Neuropathy: Introduction / General Information
Neuropathy is a disease in which the peripheral nerves (the nerves in the body other than the spinal cord and brain) of the body are injured and not working properly. There are many different types of neuropathies and just as many different ways to categorize them, including by the type of nerve damaged, the cause(s) of the nerve damage, and the pattern of nerve damage. There are multiple diseases that could cause nerve injury and neuropathy. The peripheral nerves are a group of cells that transmit information from the brain and spinal cord to the muscles and the organs of the body. They also carry information back from the skin and the organs to the brain. These are the nerves that are injured.
For example when the brain wants to tell the muscle to move it sends a command to the muscle through the peripheral nerve. The nerves that are responsible for moving the muscles are called motor nerves. If they are injured, the patients develop muscle weakness. There is a second type of nerve that is called a sensory nerve. They are responsible for transmitting sensation of touch, vibration, and position to the brain. When these nerves are injured the patients develop numbness, tingling, pain, and burning. When the nerves are damage the brain loses its connection with the muscles, skin, and the other organs of the body which could develop into a neuropathy.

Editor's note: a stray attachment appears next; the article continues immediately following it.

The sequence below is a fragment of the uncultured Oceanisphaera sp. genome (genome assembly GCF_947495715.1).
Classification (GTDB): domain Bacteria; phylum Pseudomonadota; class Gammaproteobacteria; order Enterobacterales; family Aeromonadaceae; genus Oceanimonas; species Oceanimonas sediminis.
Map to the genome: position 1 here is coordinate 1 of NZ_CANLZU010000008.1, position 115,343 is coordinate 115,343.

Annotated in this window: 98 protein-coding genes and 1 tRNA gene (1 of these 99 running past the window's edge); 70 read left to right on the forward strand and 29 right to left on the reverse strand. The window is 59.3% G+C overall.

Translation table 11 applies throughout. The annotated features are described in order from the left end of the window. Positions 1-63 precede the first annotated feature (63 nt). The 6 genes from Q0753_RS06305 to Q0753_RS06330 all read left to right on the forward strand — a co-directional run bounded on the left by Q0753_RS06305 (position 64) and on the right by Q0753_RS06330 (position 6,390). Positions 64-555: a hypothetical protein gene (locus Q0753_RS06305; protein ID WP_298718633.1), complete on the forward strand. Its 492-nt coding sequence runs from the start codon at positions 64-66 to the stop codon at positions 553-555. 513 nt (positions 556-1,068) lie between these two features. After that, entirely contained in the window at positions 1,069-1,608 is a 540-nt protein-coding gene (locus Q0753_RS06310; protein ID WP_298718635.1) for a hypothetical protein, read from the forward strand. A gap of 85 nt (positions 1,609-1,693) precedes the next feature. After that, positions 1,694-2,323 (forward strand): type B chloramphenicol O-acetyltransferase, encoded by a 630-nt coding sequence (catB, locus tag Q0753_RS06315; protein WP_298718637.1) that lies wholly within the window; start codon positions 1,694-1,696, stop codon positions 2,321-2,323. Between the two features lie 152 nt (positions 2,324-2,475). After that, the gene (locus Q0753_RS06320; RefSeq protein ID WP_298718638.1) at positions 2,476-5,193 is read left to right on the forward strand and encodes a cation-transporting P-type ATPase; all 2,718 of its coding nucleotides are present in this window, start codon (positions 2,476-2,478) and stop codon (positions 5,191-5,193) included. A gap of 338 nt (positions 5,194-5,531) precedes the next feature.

All the symptoms that develop are as a result of the disruption of the link between the brain and the organs of the body. There is a wide range of symptoms and disease intensity; some patients only have mild symptoms and a slowly progressing disease, others could have a very aggressive course.
Approximately 21 million Americans are affected by peripheral neuropthy. Diabetes is the leading cause of peripheral neuropathy. 30% of Neuropathies are idiopathic, meaning, without a known cause. Peripheral is a term used for the most distal nerves (farthest away from the spinal cord and brain) in our body, including those in our feet or hands.
Patients could develop severe weakness with intense burning, tingling and numbness. However there have been great advances and breakthroughs in the diagnosis and treatment of neuropathies. Today we have treatments that were not available a short time ago, even for the most aggressive types of neuropathy. Patients with severe burning or weakness can now be helped.